“Not only are trains involved in main-track derailments heavier than ever, they are longer, too.”
– TRANSPORTATION SAFETY BOARD OF CANADA
Canadian railways’ handling and marshalling of “longer, heavier” trains is among the most critical safety issues in the country’s transportation system.
That’s according to the new “Watchlist” released March 16 by the Transportation Safety Board of Canada, laying out what board chair Wendy Tadros called the issues that “pose the greatest risk to Canadians.”
In some cases, according to Tadros, a transportation industry lawyer, “industry and regulators share our concerns. However, we know from hard experience, if persistent problems are not addressed, there will be another accident.”
In the rail sector, the board said, “inappropriate handling and marshalling can compromise the safe operation of longer, heavier trains.”
Lighter cars, for example, slow down and speed up more quickly than heavier ones, generating “disruptive push/pull forces” that can derail a train, the board said. Such an effect is “more pronounced” in longer trains, particularly when empty cars are located at the front.
Since 2000, the TSB said, it has investigated at least 12 derailments where such “in-train forces” were the cause or at least contributed.
“Not only are trains involved in main-track derailments heavier than ever, they are longer, too – over 25 per cent from just 15 years ago,” the TSB said. “Some of today’s longer, heavier trains stretch over three km in length and contain 150 cars or more.”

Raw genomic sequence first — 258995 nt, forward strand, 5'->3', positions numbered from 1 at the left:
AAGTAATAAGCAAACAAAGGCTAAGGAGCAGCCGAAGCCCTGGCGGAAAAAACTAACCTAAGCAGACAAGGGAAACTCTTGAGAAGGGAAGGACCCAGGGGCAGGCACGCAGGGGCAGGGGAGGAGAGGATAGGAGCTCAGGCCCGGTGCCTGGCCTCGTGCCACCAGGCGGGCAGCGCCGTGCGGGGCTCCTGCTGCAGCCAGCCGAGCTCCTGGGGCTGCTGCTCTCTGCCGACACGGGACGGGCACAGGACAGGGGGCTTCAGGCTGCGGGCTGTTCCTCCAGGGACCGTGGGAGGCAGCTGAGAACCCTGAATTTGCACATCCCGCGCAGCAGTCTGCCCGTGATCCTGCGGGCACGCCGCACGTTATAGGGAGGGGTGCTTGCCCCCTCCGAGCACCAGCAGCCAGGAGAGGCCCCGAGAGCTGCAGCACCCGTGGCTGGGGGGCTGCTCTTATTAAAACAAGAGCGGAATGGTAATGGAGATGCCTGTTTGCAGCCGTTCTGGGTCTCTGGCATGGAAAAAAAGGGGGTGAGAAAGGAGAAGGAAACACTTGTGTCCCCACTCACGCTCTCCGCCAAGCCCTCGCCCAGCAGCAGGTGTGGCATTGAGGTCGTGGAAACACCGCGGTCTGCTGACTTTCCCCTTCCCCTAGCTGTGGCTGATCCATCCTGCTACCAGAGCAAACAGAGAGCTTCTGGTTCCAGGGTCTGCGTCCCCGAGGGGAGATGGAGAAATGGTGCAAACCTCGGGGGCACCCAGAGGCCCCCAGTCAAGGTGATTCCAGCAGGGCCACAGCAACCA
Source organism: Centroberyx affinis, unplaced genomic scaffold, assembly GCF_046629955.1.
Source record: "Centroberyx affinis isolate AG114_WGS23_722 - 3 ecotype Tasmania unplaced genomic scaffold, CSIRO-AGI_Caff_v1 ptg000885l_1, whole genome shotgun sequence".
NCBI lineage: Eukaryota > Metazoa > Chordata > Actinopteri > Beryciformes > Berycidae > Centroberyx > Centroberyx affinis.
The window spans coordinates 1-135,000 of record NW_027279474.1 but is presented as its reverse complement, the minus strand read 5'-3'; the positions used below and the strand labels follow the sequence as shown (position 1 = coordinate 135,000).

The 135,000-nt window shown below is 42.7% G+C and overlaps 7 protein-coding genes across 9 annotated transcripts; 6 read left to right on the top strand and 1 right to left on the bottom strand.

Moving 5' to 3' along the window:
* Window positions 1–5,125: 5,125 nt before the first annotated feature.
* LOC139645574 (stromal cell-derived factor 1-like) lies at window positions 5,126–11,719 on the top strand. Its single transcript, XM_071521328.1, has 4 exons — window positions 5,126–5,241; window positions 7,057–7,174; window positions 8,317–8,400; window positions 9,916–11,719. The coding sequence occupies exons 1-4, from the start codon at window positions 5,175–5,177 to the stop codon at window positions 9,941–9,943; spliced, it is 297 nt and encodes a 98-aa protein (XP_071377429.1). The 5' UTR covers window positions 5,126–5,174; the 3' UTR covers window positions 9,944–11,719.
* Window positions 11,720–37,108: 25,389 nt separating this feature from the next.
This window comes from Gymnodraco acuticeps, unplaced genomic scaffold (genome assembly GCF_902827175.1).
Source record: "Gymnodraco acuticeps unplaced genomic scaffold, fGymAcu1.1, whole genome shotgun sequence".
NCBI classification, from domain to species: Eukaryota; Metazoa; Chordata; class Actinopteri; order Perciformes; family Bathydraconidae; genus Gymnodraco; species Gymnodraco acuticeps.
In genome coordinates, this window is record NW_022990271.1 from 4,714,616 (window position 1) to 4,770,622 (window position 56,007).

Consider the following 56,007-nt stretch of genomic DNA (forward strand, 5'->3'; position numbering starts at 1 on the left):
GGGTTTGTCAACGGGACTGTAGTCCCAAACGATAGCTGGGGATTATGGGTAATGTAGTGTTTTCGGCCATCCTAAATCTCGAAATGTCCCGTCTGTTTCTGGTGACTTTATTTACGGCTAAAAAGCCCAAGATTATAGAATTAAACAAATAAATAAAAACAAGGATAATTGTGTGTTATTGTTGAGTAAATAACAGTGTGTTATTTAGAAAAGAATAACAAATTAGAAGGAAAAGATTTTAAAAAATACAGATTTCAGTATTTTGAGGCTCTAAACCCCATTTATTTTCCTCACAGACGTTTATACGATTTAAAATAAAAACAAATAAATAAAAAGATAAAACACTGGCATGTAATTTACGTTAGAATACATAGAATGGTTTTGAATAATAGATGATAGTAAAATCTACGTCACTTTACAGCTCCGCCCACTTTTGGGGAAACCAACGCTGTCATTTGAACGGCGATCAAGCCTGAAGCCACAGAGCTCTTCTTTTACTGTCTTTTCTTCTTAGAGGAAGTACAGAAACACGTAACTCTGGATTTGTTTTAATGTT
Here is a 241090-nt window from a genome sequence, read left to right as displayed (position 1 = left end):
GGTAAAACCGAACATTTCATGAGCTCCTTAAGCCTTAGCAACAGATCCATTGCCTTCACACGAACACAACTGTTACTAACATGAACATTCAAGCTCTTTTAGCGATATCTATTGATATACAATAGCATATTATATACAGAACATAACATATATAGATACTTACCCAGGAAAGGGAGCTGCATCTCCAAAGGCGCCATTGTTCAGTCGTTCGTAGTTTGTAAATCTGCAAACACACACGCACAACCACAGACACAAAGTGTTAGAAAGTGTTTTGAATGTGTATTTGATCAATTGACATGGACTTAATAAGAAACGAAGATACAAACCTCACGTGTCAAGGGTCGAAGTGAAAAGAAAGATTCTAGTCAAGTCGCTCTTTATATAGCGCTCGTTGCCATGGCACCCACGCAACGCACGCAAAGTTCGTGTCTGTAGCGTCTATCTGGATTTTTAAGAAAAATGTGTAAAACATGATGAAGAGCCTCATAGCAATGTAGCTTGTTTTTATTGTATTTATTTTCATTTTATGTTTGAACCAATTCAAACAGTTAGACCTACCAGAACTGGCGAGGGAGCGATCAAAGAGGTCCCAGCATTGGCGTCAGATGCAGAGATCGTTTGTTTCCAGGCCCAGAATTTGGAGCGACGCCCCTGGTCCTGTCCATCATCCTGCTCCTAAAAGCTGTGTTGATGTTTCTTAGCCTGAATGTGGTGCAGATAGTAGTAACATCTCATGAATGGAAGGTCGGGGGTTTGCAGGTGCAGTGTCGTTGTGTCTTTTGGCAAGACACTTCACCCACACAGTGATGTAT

Furthermore, the TSB said, such long trains are seeing expanded use across Canada – at times heading into the country’s busiest traffic corridors.
“The consequences of any derailment, therefore, can become magnified, and it is impor tant that those who identify and monitor the risks be able to mitigate them,” the board wrote.
In its investigation of a freight train derailment near Cobourg,
Ont. in 2007, the TSB said it once again drew attention to train configuration and braking, “expressing concern that effective measures have not been taken to reduce the continued risks of derailment.”
Given that and four other safety communications since 2001, the TSB said, “some railways have not taken sufficient steps required to safely manage these in-train forces.”
Railways, the board said, must take “further steps” to ensure appropriate handling and marshalling of such trains. The TSB also called for “detailed risk assessments” whenever operating practices change.
Among the other watchlisted issues, the TSB added that the risk of passenger trains colliding with vehicles “remains too high” in busy rail corridors.
And in the rail, air and marine transport industries alike, the TSB said, “data critical to understanding how and why transportation accidents happen are frequently lost, damaged, or not required to be collected.”
In the rail industry, the board said, lost locomotive data has “impeded” investigations in six fatal railway accidents in the last 18 years.
The TSB said it’s previously emphasized the survivability of recorded data on trains and has made “multiple calls” for improved crashworthiness standards to better preserve data. Older recorders, however, “may remain in service for decades.”
Generally, the TSB said, “industry needs to expand adoption of recently improved recorder standards to prevent the loss of data following collisions and derailments.”